Because Kelly and I were business novices, and hadn’t exercised what we would later know as “due diligence” when we bought the business, we soon realized that it wasn’t bringing in enough income for us both to live on. So I gave up my half of the business and found work elsewhere.

We drifted apart, and I didn’t hear from Kelly for another 4 or 5 years.

I knew how much Kelly loved his daughter; he had told me many times that she was his reason for living. I, too, loved my daughter, and had hoped that the girls would grow up to be friends.

In my late twenties, the clinical depression that runs in my family manifested itself and I ended up in the hospital. My roommate? Non other than Kelly! It turned out that he had shut down the business and moved his family back to their home village of Hoonah, where he was employed as the chief of police.

Over the next two or three days we caught up, sharing stories of what we had done in the intervening years.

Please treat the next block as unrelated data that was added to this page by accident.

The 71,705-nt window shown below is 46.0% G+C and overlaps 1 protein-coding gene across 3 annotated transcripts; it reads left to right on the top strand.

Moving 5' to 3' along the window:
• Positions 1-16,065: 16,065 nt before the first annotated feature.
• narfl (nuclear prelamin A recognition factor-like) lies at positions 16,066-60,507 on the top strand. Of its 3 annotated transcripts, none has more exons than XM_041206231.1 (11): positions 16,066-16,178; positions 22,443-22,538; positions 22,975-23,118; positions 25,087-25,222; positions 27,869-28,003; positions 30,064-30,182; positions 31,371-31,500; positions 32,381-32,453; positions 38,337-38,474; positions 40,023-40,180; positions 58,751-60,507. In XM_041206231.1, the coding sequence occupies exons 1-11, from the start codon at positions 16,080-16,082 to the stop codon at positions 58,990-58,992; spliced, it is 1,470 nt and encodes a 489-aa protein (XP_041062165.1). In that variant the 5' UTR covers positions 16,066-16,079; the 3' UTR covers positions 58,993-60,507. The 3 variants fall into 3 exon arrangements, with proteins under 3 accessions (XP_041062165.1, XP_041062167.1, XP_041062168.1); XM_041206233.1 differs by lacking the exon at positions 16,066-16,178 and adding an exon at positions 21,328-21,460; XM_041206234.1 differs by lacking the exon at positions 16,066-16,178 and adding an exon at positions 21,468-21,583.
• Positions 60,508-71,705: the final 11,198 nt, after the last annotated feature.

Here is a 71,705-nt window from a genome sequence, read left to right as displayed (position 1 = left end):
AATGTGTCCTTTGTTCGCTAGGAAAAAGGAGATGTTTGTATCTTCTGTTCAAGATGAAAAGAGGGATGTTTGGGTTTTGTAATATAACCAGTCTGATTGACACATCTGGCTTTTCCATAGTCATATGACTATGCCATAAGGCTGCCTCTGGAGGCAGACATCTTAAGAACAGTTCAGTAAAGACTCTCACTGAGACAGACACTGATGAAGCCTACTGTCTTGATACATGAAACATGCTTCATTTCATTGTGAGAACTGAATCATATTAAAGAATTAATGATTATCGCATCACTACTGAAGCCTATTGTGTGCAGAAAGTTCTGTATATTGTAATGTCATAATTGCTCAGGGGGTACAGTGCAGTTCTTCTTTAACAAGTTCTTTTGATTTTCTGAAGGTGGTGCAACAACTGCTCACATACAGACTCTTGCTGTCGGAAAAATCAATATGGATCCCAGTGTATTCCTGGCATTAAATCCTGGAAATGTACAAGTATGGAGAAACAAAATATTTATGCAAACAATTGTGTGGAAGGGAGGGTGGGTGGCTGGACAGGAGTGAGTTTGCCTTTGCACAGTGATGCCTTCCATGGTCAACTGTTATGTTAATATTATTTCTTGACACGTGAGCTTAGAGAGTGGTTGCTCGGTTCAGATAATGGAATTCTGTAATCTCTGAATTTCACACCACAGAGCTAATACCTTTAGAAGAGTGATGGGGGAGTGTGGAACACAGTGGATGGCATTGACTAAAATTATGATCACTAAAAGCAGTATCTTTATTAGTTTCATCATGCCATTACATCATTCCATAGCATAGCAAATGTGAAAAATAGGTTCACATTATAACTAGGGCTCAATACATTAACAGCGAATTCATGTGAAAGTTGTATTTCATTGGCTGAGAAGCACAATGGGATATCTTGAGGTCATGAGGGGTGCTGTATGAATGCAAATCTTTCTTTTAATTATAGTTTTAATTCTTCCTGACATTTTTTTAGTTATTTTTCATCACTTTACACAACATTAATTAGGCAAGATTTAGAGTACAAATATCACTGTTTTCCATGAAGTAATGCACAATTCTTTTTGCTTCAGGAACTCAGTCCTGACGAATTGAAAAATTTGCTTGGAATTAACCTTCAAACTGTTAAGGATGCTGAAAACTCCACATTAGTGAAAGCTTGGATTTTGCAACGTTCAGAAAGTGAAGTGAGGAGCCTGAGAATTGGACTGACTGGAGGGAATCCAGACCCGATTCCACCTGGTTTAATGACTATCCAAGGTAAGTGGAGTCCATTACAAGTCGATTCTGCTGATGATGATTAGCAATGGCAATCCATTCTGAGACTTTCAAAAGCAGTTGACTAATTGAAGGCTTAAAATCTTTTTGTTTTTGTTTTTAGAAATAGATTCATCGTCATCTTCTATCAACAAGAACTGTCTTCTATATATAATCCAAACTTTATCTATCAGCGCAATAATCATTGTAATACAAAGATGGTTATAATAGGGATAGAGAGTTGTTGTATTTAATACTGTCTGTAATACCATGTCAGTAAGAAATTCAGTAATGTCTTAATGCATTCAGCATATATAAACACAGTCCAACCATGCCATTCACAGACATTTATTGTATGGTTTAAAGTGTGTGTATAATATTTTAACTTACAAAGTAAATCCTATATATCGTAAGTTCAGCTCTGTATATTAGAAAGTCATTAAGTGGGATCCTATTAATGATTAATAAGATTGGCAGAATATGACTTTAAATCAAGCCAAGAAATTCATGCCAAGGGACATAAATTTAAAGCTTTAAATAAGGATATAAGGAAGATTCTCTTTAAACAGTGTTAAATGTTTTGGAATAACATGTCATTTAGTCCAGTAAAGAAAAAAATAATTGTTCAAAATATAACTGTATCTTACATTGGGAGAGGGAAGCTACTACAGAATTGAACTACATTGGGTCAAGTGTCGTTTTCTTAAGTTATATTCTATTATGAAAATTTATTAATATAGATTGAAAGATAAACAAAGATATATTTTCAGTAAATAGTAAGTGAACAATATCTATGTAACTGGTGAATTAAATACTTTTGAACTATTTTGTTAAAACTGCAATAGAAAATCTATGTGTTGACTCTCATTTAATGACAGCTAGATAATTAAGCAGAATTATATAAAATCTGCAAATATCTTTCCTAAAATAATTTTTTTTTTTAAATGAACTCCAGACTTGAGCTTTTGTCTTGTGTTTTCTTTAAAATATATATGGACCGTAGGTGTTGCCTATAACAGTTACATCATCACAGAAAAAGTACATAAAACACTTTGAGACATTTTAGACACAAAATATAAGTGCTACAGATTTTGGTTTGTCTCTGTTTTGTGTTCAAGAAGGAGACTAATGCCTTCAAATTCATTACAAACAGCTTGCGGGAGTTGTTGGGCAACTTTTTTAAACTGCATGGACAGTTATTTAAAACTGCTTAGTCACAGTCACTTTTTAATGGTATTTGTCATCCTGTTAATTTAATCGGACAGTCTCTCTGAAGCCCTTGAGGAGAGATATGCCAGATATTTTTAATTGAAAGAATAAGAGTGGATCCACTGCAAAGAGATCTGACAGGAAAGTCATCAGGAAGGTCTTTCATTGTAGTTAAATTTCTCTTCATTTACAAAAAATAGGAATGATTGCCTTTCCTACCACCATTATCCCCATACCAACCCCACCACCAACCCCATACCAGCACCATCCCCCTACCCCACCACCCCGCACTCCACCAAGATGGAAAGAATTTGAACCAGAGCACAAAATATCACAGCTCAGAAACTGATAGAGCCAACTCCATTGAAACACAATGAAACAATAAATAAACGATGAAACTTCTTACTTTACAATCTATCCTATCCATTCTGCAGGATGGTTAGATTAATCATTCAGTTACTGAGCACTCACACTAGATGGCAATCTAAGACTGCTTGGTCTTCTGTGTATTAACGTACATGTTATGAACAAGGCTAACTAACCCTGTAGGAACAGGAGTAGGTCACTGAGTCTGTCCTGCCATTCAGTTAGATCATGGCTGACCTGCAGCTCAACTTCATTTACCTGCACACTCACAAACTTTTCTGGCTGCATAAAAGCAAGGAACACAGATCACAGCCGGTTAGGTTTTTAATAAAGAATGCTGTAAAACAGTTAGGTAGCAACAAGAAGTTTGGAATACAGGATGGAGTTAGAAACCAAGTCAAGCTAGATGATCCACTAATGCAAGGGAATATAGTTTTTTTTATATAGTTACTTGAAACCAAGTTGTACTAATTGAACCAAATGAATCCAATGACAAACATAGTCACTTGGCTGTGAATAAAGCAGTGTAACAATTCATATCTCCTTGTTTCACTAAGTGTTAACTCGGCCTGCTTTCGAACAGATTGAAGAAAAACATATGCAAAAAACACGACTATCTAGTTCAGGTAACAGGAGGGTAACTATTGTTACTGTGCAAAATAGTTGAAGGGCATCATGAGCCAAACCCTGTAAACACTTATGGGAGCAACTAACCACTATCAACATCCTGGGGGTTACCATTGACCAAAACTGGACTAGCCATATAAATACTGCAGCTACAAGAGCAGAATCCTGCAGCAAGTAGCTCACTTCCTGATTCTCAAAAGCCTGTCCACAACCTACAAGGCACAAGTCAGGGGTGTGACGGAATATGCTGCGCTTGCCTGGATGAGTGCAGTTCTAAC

Finally, Kelly was discharged, and returned home.

Mama, Take This Badge Off Of Me

The next day, the head nurse, who was also a friend, told me that Kelly was dead.

It developed that when he got home, his wife, with whom he had been arguing, told him that Tanya, the light of his life and sole reason for existing, was another man’s child.

I never knew the truth of the matter; all I knew was that upon hearing the words, Kelly Frank St. Clair, Jr., the closest friend I have ever had in my life, took his .357 magnum revolver, placed the muzzle against his chest, and pulled the trigger. The hollow-point round exploded his heart, and he died instantly.